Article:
The following diagram tries to show, in a necessarily over-simplified form, the elements that go into research and are produced by research. Naturally, results of some research are fed back in circular form to further research. Each input is represented as a circle, and is accompanied by a list of stake-holders who can assert ownership over it. Medicines, patents, and biological markers are listed at the bottom as obvious outputs that are not considered as part of the research inputs.

[Diagram of research inputs and outputs]

Inputs and outputs of research

The relationships ultimately worked out between the Sage commons and the pharma companies–which could be different for different classes of disease–will be crucial. The risk of being too strict is to drive away funds, while the risk of being too accommodating is to watch the commons collapse into just another consortium that divies up rewards among participants without giving the rest of the world open access.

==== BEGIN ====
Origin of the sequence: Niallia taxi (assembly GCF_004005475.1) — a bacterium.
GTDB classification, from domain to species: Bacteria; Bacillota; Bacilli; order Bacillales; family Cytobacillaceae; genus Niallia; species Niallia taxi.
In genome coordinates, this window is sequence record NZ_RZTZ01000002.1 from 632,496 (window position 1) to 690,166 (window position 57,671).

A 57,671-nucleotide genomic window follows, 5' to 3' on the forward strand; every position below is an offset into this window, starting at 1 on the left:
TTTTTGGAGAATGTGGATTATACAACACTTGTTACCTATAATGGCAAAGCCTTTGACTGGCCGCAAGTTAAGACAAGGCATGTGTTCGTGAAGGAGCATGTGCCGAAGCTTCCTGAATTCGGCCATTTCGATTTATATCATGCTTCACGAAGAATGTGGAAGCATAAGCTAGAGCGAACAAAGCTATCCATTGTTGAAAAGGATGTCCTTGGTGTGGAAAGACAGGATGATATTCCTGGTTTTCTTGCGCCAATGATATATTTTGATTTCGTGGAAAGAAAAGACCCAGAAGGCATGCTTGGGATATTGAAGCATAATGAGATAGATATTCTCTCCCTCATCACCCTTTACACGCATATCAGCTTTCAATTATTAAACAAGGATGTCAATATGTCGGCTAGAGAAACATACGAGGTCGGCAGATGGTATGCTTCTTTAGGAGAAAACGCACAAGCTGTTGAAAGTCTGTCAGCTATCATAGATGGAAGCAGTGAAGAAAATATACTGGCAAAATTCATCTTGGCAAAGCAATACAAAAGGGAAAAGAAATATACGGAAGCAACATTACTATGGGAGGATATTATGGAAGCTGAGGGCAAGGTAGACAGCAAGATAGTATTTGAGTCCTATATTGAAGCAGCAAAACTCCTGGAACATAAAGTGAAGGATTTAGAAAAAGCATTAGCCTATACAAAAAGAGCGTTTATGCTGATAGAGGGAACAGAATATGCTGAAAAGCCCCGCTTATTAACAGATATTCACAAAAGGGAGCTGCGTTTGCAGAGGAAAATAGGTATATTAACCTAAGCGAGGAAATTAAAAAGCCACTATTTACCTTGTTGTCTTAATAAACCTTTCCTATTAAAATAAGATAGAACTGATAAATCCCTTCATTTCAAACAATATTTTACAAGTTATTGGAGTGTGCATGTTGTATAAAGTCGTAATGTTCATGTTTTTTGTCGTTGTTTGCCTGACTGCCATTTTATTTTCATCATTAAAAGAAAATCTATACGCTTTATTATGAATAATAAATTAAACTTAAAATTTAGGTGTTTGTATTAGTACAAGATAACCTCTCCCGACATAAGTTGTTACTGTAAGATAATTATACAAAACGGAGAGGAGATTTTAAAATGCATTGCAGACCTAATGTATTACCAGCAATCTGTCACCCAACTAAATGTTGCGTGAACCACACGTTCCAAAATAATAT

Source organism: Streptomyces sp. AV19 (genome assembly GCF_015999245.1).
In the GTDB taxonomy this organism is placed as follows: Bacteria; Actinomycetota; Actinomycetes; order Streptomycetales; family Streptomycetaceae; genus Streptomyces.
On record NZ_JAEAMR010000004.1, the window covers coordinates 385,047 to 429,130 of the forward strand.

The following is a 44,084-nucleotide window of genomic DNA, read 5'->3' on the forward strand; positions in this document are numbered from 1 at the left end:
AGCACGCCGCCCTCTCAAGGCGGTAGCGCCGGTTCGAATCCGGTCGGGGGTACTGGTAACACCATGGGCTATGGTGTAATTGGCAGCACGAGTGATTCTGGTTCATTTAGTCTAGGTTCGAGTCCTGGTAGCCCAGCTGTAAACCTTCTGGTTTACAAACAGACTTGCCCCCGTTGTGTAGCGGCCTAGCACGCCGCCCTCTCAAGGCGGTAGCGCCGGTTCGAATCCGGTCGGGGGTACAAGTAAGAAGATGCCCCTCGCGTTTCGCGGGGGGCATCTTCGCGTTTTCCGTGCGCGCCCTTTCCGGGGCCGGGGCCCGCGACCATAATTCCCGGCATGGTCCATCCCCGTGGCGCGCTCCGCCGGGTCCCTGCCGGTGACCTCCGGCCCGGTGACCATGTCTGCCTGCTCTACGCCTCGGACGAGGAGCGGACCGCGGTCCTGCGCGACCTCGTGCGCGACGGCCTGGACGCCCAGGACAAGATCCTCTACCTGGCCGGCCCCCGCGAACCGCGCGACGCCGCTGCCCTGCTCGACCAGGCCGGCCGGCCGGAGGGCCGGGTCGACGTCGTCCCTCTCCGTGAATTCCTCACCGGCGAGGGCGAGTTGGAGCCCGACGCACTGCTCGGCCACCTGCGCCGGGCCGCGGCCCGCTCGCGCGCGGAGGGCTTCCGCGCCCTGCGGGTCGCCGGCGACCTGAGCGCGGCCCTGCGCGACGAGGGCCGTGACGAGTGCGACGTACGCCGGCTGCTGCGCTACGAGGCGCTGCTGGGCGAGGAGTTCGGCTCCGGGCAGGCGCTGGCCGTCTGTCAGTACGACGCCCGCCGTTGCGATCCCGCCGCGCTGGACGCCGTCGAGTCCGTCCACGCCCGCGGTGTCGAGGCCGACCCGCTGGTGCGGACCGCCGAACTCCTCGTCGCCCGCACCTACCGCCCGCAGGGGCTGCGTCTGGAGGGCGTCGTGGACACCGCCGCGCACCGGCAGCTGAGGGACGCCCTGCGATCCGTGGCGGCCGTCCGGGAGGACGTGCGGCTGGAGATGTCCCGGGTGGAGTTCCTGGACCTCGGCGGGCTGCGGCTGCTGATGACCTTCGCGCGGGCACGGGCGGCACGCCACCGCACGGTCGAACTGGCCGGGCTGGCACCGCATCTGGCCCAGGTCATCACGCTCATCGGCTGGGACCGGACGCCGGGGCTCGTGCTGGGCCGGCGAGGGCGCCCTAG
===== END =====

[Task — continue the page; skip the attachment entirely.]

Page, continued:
What about making researchers who use the commons return the results of their research to the commons? This is another ticklish issue that was endlessly discussed in (and long after) a break-out session I attended. The Sage commons was compared repeatedly to software, with references to well-known licenses such as the GNU GPL, but analogies were ultimately unhelpful. A genetic commons represents a unique relationship among data related to particular patients, information of use in various stages of research, and commercially valuable products (to the tune of billions of dollars).